PwC picks Agresso for move into mid-tier

PricewaterhouseCoopers last week announced its intention to offers system specification and implementation services for mid-sized accounts systems, in alliance with Norwegian-owned software house Agresso.

PwC’s move into the middle systems market is being driven by accountants working in the company’s global risk management solutions group based in Uxbridge.

PwC partner John Whitfield said the firm had worked with Agresso on an informal basis for some time. ‘We had a toe dipped in the water and decided to make it more formal,’ he said.

‘Agresso is an increasing presence in the market and is one of the names that always appears on invitations to tender. Clients have been telling us they wanted a system PwC knows well,’ Whitfield added.

PwC already has four Agresso-trained consultants working in the field.

Six more are to be trained up by the end of the year.

‘This is a UK venture, but other parts of PwC around Europe are looking at it with a view to taking it further,’ Whitfield said.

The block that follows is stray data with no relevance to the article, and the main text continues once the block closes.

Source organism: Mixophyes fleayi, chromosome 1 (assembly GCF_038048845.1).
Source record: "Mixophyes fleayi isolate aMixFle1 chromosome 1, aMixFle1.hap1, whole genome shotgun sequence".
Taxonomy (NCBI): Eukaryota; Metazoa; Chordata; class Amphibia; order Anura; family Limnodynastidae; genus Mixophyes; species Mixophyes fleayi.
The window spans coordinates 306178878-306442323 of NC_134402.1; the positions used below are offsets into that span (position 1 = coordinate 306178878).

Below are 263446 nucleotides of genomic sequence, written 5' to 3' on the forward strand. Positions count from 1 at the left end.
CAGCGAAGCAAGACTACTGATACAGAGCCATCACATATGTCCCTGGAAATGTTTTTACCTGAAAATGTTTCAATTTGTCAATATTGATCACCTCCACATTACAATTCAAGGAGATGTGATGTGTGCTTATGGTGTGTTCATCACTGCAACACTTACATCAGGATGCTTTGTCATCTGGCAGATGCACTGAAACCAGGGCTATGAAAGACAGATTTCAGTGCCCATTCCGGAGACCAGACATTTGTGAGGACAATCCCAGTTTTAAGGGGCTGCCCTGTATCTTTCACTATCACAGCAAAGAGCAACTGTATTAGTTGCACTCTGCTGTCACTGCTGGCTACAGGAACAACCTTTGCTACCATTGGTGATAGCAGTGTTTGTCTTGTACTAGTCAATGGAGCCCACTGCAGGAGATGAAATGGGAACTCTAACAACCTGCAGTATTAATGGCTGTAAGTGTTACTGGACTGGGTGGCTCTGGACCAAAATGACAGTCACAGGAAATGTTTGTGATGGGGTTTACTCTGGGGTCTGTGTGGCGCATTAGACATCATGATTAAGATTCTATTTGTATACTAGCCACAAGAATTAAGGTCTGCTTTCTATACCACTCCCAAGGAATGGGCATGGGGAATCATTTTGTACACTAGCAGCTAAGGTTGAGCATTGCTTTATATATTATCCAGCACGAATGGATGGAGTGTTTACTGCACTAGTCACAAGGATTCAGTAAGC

Whitfield explained that the new mid-market strategy had grown out of the merged risk management practices of Coopers & Lybrand and Price Waterhouse.

The Agresso relationship had been tested first within the former Coopers & Lybrand, which also had expertise with Systems Union and Coda software.

Price Waterhouse, meanwhile, had informal arrangements with JD Edwards and SSA.

Agresso UK managing director John Crooks said that mid-market opportunities were opening up because larger enterprise systems took too long to implement.

‘The big systems companies are moving downmarket and offering accelerated installation programmes. But if they implement quickly, they deliberately engineer out some of the flexibility – unlike Agresso, which can change with your business.’

According to Whitfield, there is still year-2000 angst in the market: ‘People are worrying whether they will complete projects on time and organisations are coming to us for contingency planning.

‘Even if you get your areas sorted out, people will mess up elsewhere. Organisations have tackled the year 2000 from the bottom up, but we are working with boards to examine the ramifications through their supply chains.’

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